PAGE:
University of Colorado Law Review
Publication Title (Abbreviation)
U. Colo. L. Rev.
As the climate crisis, war in the Middle East, and the price of oil focus American determination to move beyond fossil fuels, nuclear power has resurfaced as a possible alternative. But heady plans for energy reform may be stalled by an unlikely policy deadlock stemming from a structural technicality in an aging Supreme Court decision: New York v. United States, which set forth the Tenth Amendment anti-commandeering rule in 1992. The same dry technicality has also threatened the effective management of storm water pollution, contributed to the failed response to Hurricane Katrina, and poses ongoing regulatory obstacles in such critical interjurisdictional contexts as national security and counter-terrorism efforts. Such is the enormous power hidden in the infrastructure of legal rules, parts of which we know better as property, liability, and inalienability remedy rules. Federalism at the Cathedral explores the consequences for good governance of poorly constructed legal infrastructure in the Tenth Amendment context, and recommends a simple jurisprudential fix: exchanging a property rule for the inalienability remedy rule that the Court used to protect the anti-commandeering entitlement. Grounded in a values-based theory of American federalism, it shows how the New York inalienability rule unnecessarily removes tools for resolving interjurisdictional quagmires - exemplified by the radioactive waste capacity problem at the heart of the New York litigation - by prohibiting novel forms of state-federal bargaining. In New York, the Court held that Congress lacked the authority to bind a state's participation in a regulatory scheme even if state officials had effectively waived Tenth Amendment-based objections during consensual negotiations with the federal government. In so doing, the Court articulated a reasonable entitlement to federal noninterference protected by an unreasonable inalienability rule. It is an inalienability rule, because any number of collective action problems would prevent the negotiated transfer of the entitlement except through elected representation. It is unreasonable, because the intergovernmental partnerships thus thwarted would help resolve pressing interjurisdictional problems without offending the constitution. Indeed, underlying values of federalism that give meaning to the Tenth Amendment would be better served by allowing a state to decide for itself whether to hold or trade its entitlement. Focusing on the facts and legacy of the New York decision, the Article concludes that although its inalienability rule is defensible in exclusively state or federal jurisdictional contexts, it is dubious in contexts that require regulatory attention at both the local and national level. A property rule that would enable states to bargain with their anti-commandeering entitlement would not offend the touchstone of Tenth Amendment jurisprudence, which has always been the prevention of federal "coercion" of the states. A pro-bargaining property rule would be more consistent with the rest of the Court's federalism jurisprudence, more faithful to the full panoply of values that under gird American federalism, and better for state and federal governance in difficult interjurisdictional contexts.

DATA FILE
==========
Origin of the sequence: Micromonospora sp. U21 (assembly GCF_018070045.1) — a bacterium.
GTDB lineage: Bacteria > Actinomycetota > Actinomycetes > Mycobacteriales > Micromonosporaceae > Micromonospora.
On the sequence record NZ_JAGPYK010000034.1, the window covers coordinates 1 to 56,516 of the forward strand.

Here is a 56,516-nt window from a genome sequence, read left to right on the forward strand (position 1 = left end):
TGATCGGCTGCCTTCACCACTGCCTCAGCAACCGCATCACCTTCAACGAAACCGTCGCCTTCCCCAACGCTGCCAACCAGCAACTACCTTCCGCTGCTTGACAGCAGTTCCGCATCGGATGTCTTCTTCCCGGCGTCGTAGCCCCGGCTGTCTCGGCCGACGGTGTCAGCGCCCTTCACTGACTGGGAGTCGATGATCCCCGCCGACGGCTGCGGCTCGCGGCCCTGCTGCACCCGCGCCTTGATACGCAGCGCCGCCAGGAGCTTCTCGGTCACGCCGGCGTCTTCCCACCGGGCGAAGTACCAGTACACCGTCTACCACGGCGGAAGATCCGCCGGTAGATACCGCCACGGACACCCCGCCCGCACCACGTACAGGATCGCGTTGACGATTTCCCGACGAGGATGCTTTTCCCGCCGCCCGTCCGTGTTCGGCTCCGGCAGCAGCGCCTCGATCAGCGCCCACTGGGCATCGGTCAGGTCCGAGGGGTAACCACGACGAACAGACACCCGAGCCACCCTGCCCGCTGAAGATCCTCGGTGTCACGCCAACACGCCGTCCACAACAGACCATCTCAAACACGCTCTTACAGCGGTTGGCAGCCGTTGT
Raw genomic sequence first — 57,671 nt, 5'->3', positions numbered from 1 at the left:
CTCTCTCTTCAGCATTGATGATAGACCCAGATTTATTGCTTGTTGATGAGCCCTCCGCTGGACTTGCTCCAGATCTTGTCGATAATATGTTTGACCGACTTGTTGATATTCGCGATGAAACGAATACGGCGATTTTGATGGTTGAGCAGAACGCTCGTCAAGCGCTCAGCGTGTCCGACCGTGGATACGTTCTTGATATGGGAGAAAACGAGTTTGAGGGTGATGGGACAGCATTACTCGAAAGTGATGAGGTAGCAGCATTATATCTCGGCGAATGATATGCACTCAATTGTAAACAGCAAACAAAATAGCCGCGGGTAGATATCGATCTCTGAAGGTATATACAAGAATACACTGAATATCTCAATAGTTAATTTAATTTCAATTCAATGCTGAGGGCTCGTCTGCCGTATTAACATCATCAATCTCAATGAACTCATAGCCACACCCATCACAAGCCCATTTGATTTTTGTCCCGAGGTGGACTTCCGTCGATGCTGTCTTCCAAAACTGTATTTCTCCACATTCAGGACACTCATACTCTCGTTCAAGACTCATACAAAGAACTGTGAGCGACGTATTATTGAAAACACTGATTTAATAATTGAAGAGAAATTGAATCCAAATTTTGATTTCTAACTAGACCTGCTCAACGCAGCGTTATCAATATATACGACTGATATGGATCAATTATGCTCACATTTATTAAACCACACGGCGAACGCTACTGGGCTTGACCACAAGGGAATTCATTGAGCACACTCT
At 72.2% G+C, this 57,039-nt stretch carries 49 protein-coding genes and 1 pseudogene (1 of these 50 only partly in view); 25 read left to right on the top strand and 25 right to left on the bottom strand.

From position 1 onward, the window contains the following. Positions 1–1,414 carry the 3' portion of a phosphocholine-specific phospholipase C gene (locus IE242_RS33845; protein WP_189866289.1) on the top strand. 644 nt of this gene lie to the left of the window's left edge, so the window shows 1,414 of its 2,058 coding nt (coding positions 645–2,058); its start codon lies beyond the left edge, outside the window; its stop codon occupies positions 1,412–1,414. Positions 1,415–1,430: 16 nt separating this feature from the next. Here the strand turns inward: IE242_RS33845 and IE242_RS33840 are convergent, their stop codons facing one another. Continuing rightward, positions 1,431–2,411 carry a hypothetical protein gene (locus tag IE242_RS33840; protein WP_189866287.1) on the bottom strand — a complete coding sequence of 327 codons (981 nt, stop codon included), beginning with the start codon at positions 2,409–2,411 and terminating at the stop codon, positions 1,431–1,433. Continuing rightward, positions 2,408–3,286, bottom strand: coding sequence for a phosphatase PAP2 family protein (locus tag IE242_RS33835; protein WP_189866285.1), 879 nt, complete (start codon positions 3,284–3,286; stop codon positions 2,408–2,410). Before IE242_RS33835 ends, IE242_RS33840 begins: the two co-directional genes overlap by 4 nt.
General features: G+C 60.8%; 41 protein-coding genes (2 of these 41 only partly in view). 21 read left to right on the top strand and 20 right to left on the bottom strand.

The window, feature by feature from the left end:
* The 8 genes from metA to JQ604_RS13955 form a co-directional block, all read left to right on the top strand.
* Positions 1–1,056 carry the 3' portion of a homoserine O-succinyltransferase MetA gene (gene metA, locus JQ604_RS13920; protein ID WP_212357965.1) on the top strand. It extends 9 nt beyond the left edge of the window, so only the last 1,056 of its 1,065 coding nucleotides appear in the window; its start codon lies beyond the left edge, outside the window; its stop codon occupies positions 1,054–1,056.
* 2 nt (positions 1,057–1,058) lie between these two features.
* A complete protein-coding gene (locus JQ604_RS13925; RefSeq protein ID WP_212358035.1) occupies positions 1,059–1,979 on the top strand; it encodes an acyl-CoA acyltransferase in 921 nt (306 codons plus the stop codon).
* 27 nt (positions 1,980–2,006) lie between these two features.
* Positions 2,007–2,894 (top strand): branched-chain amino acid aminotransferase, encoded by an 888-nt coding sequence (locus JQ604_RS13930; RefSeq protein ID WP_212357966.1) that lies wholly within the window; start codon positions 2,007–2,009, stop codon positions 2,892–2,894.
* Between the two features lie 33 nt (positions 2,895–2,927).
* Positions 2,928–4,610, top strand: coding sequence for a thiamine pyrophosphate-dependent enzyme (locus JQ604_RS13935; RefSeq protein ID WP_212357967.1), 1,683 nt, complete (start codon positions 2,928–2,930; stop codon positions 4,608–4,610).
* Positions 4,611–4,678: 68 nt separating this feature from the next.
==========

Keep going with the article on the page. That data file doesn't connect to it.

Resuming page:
Federalism at the 'Cathedral': Property Rules, Liability Rules, and Inalienability Rules in Tenth Amendment Infrastructure, 81
U. Colo. L. Rev.
Available at: https://ir.law.fsu.edu/articles/683